I was in my tattered knickers playing football on the streets of Lagos when the Ghanaian Revolution took place in 1979. Its progenitor, Flt. Jerry Rawlings just got out of prison. With help from his fellow junior officers, he embarked on a crusade against corruption. He came, he saw, and the magnitude thereof led him to execute his predecessors. In that year in Nigeria, similar orgies of corruption were rife – my father used to let us look at Daily Times newspaper, and together with eavesdropping on adult discussions, I found out that even though there were ‘austerity measures’, politicians were brewing customized bottles of wines for themselves, were buying homes in the UK, and being generally irresponsible. While they were at it, they made Nigerians believe that Ghanaians were responsible for our declining fortunes. So when the duo of Muhammadu Buhari and Tunde Idiagbon showed up, our parents thought that this was the Nigerian Revolution. Alas it was not so – people were complaining of the ‘draconian’ style of the duo – oh they were not smiling, oh they were killing drug peddlers, and oh they were dishing out stupid prison sentences to tried-and-convicted corrupt politicians and etcetera. In fact, there were also allegations that even the duo was as culpable as the people they were hounding – there was a story of 49 suitcases stuffed with cash belonging to them but pardon me I cannot remember the now-foggy details.
In no time, a gap-toothed-smiling-maradonic guy showed up. According to the grownups at that time, the man was an egunje exponent, the I-chop-you-chop kind of person, and as soon as the gist filtered through from Dodan Barracks, Nigeria started a schuss on the road to perdition. Our naira – which used to be at par with the British pound – became the proverbial Ugandan toilet paper. The gap between the haves and the have-nots increased significantly and if you look at this significant increase critically, nothing should have been wrong with it. However, another critical analysis showed that that significant increase in the now-expanding clique of the haves were stupendously wealthy, not from ‘solid personal achievements’ but from the looting of the easy monies that sauntered in from crude oil sales. Even as teenagers we were sometimes appalled at the rising cases of unemployment, the high cost of living and the infrastructural decay that were the hallmarks of that time. We were. But having said that, we must be fair in this analysis and say that that did not mean that the person in power did not try to do something about these things – he did. But all the attempts were stymied by the overwhelming background of his egunje philosophy which had pervaded the system and impacted very negatively on any attempt at raising our GDP as a nation.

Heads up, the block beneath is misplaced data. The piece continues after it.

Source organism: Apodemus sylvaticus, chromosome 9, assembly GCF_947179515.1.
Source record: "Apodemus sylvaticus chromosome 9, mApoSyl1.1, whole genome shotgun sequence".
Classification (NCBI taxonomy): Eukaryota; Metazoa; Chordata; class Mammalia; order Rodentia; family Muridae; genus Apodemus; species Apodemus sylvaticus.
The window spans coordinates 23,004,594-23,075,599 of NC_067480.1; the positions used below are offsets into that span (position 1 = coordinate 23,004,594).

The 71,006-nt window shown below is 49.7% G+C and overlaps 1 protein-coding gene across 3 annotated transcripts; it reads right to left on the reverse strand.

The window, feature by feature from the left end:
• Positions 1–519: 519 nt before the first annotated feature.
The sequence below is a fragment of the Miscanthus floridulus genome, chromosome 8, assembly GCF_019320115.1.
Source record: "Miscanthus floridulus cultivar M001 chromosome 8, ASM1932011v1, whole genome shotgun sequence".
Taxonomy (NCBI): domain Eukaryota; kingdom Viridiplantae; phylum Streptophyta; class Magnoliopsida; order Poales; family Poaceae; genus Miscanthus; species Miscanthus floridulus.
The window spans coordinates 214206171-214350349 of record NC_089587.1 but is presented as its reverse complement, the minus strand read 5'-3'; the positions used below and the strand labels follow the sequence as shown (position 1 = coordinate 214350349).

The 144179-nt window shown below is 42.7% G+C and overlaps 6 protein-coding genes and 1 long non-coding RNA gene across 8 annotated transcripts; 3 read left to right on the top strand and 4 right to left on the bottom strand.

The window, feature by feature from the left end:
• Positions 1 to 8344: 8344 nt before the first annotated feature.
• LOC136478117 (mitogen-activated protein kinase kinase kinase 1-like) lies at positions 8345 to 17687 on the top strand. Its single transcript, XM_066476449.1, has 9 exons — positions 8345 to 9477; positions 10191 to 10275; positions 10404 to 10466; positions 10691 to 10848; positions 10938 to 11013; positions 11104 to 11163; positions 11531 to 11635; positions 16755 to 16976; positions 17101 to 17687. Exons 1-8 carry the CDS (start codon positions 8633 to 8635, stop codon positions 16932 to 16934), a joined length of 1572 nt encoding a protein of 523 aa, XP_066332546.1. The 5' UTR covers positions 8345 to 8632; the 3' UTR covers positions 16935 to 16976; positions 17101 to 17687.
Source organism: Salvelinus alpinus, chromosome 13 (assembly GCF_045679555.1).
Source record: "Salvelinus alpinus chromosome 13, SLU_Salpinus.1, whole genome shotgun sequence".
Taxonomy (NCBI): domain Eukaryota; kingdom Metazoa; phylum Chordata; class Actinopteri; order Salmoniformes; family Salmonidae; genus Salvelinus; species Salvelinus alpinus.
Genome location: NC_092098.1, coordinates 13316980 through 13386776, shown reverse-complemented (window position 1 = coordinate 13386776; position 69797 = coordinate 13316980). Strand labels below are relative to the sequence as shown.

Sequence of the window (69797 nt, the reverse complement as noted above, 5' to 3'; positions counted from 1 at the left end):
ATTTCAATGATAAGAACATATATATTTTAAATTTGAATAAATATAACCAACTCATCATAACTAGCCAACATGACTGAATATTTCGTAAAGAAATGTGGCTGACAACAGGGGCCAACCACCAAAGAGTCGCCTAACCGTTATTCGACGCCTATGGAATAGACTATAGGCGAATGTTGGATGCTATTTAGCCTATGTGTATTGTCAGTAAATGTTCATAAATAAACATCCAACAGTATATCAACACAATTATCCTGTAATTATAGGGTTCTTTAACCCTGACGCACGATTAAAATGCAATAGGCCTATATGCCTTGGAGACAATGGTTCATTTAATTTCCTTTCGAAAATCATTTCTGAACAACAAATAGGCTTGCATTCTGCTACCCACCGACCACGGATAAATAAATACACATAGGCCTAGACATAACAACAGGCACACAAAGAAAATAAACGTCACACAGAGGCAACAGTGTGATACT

For me, one occasion summarized the entire thing – my father had just been retrenched, we were unable to go to school, and things were generally bad. One evening, he had visitors and still the eavesdropper I would listen in to their conversations. Before I knew it, I exploded and said that when I am grown, I would do what Rawlings had done in Ghana. Oops, my hands flew to my mouth but I had already broken a rule in our home – we don’t speak when the elders were talking. Just as I was edging away, one of my daddy’s friends asked me to come closer to him. He delivered a devastating judgment that still sends shivers down my spine each time I remember it. ‘When you get there, you may want to be Rawlings but you cannot. Your people will come and say, ‘’our son, we thank God that you are there now. It is our turn to eat. Others have eaten, and it is God that has put you there for our sake’’. If you do not open up the store house for them to steal, your entire family will be ostracized and you risk banishment from your own people’, he said sadly.
I have read some of the outrage some of us have expressed concerning the lavish and tumultuous reception that heralded Bode George’s release from prison. While some can be excused for the honest expression of their outrage, others are just being good old hypocrites. You want to know why? Just last year here, most parents seriously considered renaming their children ‘Goodluck’. They traced the well-known grass-to-grace antecedents of the man in power now and naively think that if they do, of course, their own children and wards will also have the ‘Goodluck’ to also come to occupy Aso Rock someday. Now, being named ‘Goodluck’ is one thing but being named ‘Goodluck’ because you hope that your child will one day occupy a big position carries a caveat with it – that everyone who goes to serve actually helps himself to the cash in the purse to raise the fortunes of his clan and reposition the destiny of his people. You can see it in the do-or-die way politicians are going about clinching power and the congratulatory messages on the pages of newspapers.
I have done this analysis not to condone the shameful show that took place in Lagos about two week ago. No sirs. I have done it so that we could use that incident as a mirror to look critically at ourselves as the Bode Georges of this country. We all see power as a shortcut to wealth. It is wrong. We must change.